High turnover rates can also have a detrimental effect on frontline team morale, as new employees come in and existing ones leave at a rapid rate. Open communication between you and your team — which also means providing fit-for-purpose employee engagement tools and solutions, and employee engagement activities — will be key in helping to build trust and loyalty within the organization.

Finally, frontline managers must effectively advocate for their teams when they are not getting adequate support from executives and training from the business. This may involve having difficult conversations with the C-Suite or presenting frontline engagement data that shows the value of investing in frontline teams.

7 best practices when managing frontline employees

1. Thorough onboarding

It’s important to provide all new team members with a detailed onboarding program. You want to create a sense of community for them and ensure that they know any responsibilities and KPI expectations for the role from the get-go.

All frontline employees should receive adequate training for their specific roles and ensure they understand the requirements of their job. This will be a compliance must-do in many frontline organizations, of course, but even if the role is light on health and safety or legal regulations, you’ll want to take the time to outline the responsibilities clearly. 

Onboarding can be a time-consuming process but it's an early driver of employee engagement, so explore the tools you have available to help lighten the load.

Again, the business case for doing so is easy to sell to decision-makers: the faster you can onboard new joiners, the sooner they can help move the business forward (and the less time and focus you’ll lose on your other essential tasks).

2. Active listening

Listening — and we mean really listening — to your frontline teams is essential for successful frontline management.

It can be difficult for frontline employees to feel heard, as they are often more spread out than desk-based colleagues and have less access to resources and support. As a frontline manager, it is important to ask for, actively listen to, and then share the concerns of your team.

Graphic showing statistics from Blink research stating 37% of UK health workers do not feel as valued as desk-based peers

3. Communicate across the board

Frontline teams have a unique brief when it comes to internal communications, and there aren’t too many tools that are really fit for purpose.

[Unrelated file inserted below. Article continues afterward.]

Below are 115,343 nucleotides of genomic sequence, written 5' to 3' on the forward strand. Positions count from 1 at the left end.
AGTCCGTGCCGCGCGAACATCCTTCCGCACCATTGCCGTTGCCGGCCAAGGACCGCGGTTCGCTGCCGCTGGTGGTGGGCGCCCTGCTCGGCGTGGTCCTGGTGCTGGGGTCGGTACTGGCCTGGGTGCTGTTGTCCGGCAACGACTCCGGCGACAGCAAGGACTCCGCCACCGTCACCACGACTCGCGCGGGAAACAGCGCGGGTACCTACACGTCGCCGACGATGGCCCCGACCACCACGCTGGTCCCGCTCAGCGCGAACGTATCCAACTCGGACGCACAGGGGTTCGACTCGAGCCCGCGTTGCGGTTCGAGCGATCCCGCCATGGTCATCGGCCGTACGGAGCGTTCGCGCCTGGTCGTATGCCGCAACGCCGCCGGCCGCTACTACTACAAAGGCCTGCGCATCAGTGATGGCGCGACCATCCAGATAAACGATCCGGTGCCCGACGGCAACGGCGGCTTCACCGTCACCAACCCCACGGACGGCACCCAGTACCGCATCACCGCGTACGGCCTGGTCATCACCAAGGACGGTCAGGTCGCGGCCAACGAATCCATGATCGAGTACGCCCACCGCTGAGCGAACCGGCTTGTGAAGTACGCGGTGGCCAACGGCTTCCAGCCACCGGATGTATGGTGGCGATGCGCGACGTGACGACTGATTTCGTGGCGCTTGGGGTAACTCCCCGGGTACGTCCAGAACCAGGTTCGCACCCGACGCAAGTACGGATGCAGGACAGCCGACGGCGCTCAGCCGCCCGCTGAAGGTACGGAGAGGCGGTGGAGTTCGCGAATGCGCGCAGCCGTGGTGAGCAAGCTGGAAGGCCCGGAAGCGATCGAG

Having access to a mobile-first frontline employee app can help keep everyone in the organization connected. As a first-line manager, you can lead by example — posting and commenting on company updates, messaging frontline employees directly and within groups, as well as making sure that senior leaders are seeing what’s being shared.

By prioritizing communication with your frontline employees, you can ensure they always feel informed, appreciated, and engaged — no matter how infrequently you see them face to face.

4. Support and pastoral care

Management support is key for each team member to feel valued and to keep morale high knowing that their supervisor has their back. This can be done through regular check-ins, providing tailored resources for their development, and actively listening to — and actioning — their feedback for the business.

Empowering your frontline workforce with the support of intuitive scheduling solutions and the autonomy to manage their own workloads can also help them feel valued and give them a sense of responsibility.

Finally, providing instant access to mental health resources will enable employees to feel safer in the work environment, and more comfortable in approaching their manager with any issues they may have.

A TikTok video showing a restaurant manager comforting a tearful employee sparked a big conversation about pastoral care for frontline teams. You will find an approach that feels comfortable and beneficial for you and the people you work with every day.

5. Professional development

Many frontline workers feel that they do not receive the same access to career advancement opportunities as their desk-based colleagues. This can leave frontline staff feeling undervalued and, unsurprisingly, employee motivation starts to dwindle.

Professional development is key for frontline employees. Frontline managers know what is expected of them, and what it takes to be successful in the role. If you see those characteristics in someone else, develop them. This might mean connecting them with development opportunities, recommending them for promotion or training, as well as checking that your frontline staff are happy with their career development via ongoing employee surveys.

By investing in your frontline team’s growth, you can ensure that their skills are kept up to date, increasing their confidence and improving their job satisfaction.

6. Reward hard work and commitment

It’s essential to provide frontline employees with tangible rewards for their hard work and dedication, just as you would your desk-based staff. Not seeing your deskless employees every day doesn’t equal forgetting about their contributions to your company — that’s something you may need to remind desk-based senior leaders.